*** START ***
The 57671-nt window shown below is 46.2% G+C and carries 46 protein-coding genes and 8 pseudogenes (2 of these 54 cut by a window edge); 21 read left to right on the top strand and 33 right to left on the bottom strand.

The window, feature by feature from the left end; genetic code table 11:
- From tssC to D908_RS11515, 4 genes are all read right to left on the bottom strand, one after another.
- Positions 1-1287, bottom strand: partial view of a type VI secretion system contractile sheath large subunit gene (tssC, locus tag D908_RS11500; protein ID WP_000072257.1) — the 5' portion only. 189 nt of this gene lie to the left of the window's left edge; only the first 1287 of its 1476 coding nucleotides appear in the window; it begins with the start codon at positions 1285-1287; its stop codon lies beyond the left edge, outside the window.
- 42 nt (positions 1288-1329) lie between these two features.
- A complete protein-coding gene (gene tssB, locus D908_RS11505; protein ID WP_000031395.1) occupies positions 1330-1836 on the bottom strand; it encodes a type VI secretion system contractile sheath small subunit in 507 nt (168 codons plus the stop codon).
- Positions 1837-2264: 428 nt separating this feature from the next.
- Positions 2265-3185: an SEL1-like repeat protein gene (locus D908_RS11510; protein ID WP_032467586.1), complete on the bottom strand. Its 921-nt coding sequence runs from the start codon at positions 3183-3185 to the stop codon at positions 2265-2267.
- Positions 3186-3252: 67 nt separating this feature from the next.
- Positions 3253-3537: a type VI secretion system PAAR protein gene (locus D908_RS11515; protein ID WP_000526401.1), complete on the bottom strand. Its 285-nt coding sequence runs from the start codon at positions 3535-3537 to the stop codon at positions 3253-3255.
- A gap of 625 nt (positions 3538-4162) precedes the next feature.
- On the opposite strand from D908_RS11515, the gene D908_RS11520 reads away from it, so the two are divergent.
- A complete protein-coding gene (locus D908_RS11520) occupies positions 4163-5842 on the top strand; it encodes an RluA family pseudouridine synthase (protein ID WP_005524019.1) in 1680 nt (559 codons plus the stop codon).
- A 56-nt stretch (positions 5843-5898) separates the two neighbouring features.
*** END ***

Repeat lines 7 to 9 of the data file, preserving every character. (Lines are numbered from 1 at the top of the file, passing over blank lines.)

- Positions 1837-2264: 428 nt separating this feature from the next.
- Positions 2265-3185: an SEL1-like repeat protein gene (locus D908_RS11510; protein ID WP_032467586.1), complete on the bottom strand. Its 921-nt coding sequence runs from the start codon at positions 3183-3185 to the stop codon at positions 2265-2267.
- Positions 3186-3252: 67 nt separating this feature from the next.